The world-wide coronavirus pandemic is impacting U.S. potato exports, as seen in the figures for March, according to Potatoes USA. In a press release issued today, the organization says U.S. exports of frozen potato products were off 12% in March 2020 compared to 2019. Exports of dehydrated potatoes were off 16%, and fresh were off 13% from the previous year.
However, due to a strong first eight months of the July 2019 – June 2020 marketing year, the July 2019 – March 2020 figures are still positive. Frozen exports at 803,162 metric tons are up 8%; dehydrated exports at 134,814 MT are up 4%, while fresh exports for direct consumption as well as processing, are up 5% to 377,408 MT.
The growth in year-to-date frozen exports was led by a 26% increase to the second-largest market, Mexico. Much of this growth has to do with the removal of the 20% retaliatory tariff imposed in 2018 and removed in June 2019. The continued growth of 2% in exports to Japan, the largest market, is very important to the overall figures.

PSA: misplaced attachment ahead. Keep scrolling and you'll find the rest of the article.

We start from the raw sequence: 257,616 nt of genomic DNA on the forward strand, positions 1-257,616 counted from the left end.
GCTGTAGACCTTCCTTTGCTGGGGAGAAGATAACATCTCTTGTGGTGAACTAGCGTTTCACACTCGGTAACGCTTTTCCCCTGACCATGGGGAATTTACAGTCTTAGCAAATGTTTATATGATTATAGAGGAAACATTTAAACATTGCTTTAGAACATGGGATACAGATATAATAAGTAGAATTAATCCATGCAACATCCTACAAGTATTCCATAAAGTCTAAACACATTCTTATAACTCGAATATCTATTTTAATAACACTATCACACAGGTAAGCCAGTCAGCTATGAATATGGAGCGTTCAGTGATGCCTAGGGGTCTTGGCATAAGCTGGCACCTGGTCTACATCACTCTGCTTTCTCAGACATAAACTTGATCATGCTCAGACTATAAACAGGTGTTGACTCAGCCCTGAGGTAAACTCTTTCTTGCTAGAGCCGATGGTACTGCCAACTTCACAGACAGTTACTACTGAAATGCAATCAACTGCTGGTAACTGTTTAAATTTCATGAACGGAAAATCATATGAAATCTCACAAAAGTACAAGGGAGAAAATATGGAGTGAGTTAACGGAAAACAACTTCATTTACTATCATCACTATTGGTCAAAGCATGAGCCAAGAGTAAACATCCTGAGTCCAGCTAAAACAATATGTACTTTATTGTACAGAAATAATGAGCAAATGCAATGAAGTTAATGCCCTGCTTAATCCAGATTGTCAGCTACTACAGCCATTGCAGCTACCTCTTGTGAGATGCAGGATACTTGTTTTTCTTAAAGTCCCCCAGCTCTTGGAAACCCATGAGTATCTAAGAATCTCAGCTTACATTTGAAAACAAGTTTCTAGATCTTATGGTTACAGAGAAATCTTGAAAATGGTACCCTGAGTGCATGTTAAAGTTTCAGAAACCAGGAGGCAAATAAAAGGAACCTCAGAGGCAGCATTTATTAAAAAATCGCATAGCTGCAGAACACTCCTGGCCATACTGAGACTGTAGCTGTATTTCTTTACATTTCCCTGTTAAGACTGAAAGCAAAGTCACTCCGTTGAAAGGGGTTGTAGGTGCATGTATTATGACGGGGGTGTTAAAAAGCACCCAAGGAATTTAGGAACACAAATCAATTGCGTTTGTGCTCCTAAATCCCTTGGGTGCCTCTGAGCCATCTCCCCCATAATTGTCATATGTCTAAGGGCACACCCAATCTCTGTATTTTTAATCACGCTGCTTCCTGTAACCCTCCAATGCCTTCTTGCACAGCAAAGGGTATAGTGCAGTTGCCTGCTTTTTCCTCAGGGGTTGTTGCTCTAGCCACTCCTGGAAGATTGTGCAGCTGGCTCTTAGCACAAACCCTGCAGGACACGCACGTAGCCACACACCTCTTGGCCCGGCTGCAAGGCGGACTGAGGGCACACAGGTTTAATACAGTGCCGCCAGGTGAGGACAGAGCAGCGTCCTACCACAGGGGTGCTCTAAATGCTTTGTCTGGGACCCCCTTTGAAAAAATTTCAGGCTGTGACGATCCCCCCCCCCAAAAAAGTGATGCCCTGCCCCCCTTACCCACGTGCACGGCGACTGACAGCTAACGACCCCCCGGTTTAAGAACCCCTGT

There has also been very strong growth to the Philippines at 22%, Thailand at 20%, and Central America at 8%.
The ratification of the EU – Vietnam free trade agreement, which exempts the EU from the 13% tariff applied to the U.S. product, has switched that market from one of positive growth for the U.S. through December to a decline of 8% through March.
All markets in Asia, with the exceptions of Thailand and Indonesia, were down 10% or more for March.
U.S. exports of dehydrated potatoes for the July 2019 – March 2020 period were bolstered by gains to Mexico, Canada, Europe, and the United Arab Emirates. Exports are down to most markets in Asia, except the Philippines and Indonesia, with significant declines in March.
Fresh potato exports to Mexico and Canada are very different from exports to Mexico down 7% year to date but up 10% in March. The opposite is true with Canada, where exports are still up 17% year to date despite a 29% decline in March. It is expected that exports to Canada will continue to decline as the excess of potatoes there for processing into fries will prevent any imports from the U.S. The only caveat is a possible influx for chipping potatoes to make up for shortfalls in that sector.
Fresh exports to Asia are off 2% for the marketing year but were down 15% in March.
Source: Potatoes USA
Photo: WSU Foundation